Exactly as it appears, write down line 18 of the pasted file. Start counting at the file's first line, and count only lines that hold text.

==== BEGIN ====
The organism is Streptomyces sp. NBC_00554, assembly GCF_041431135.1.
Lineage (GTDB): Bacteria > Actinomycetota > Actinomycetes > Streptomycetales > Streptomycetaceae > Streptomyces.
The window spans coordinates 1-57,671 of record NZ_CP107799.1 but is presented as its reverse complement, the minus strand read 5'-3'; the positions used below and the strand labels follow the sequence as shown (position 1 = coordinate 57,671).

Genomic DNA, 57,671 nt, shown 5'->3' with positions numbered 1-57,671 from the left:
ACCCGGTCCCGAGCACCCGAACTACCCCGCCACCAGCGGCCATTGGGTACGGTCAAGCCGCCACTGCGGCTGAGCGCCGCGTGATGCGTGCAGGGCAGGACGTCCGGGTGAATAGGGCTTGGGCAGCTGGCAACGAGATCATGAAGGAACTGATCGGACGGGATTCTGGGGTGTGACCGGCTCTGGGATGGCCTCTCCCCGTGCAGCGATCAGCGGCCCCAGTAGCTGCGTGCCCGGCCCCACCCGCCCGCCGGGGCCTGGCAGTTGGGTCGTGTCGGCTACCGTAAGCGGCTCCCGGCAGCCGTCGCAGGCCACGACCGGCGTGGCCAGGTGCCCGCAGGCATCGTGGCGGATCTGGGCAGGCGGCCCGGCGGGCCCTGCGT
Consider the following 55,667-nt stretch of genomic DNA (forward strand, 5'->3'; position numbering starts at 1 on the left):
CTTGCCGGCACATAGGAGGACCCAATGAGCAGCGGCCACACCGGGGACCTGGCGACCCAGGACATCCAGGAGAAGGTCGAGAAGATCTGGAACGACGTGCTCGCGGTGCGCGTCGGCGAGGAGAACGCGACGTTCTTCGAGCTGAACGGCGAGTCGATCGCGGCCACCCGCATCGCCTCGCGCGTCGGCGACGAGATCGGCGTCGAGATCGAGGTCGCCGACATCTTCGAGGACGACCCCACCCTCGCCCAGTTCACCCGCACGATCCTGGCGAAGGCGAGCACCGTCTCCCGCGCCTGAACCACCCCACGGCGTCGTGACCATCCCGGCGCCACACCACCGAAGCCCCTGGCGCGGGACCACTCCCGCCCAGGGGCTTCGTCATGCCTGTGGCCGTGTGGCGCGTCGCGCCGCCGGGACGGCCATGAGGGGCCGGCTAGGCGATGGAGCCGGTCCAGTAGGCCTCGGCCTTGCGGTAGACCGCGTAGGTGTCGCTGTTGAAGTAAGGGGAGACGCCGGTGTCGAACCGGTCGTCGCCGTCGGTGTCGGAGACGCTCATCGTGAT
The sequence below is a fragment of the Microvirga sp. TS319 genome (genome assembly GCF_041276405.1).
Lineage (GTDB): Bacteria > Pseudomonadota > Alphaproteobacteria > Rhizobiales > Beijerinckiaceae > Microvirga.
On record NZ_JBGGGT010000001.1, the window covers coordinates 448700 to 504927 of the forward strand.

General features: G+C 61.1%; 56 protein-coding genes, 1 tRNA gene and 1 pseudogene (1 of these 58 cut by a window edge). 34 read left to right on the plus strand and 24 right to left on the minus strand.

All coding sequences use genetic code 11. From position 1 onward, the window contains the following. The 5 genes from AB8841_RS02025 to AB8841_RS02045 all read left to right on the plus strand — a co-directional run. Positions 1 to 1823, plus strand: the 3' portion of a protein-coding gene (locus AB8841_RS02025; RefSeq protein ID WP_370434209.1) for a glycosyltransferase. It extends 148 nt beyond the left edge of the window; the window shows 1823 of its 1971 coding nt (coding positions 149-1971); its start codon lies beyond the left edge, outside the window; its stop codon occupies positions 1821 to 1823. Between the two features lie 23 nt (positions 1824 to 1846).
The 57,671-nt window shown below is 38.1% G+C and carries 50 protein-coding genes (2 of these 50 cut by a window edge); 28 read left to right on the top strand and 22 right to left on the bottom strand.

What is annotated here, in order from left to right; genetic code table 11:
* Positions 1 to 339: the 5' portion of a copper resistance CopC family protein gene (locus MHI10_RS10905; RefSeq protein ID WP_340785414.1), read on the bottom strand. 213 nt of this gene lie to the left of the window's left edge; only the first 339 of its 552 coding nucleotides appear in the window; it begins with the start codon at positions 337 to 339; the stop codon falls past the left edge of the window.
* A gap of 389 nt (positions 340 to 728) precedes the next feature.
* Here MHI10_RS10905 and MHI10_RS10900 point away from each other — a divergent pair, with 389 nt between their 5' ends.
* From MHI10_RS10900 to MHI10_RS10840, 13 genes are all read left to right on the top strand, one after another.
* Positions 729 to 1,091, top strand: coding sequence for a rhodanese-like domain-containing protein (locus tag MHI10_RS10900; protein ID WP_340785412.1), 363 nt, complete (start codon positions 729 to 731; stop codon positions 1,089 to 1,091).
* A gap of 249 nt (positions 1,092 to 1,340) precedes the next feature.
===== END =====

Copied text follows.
* From MHI10_RS10900 to MHI10_RS10840, 13 genes are all read left to right on the top strand, one after another.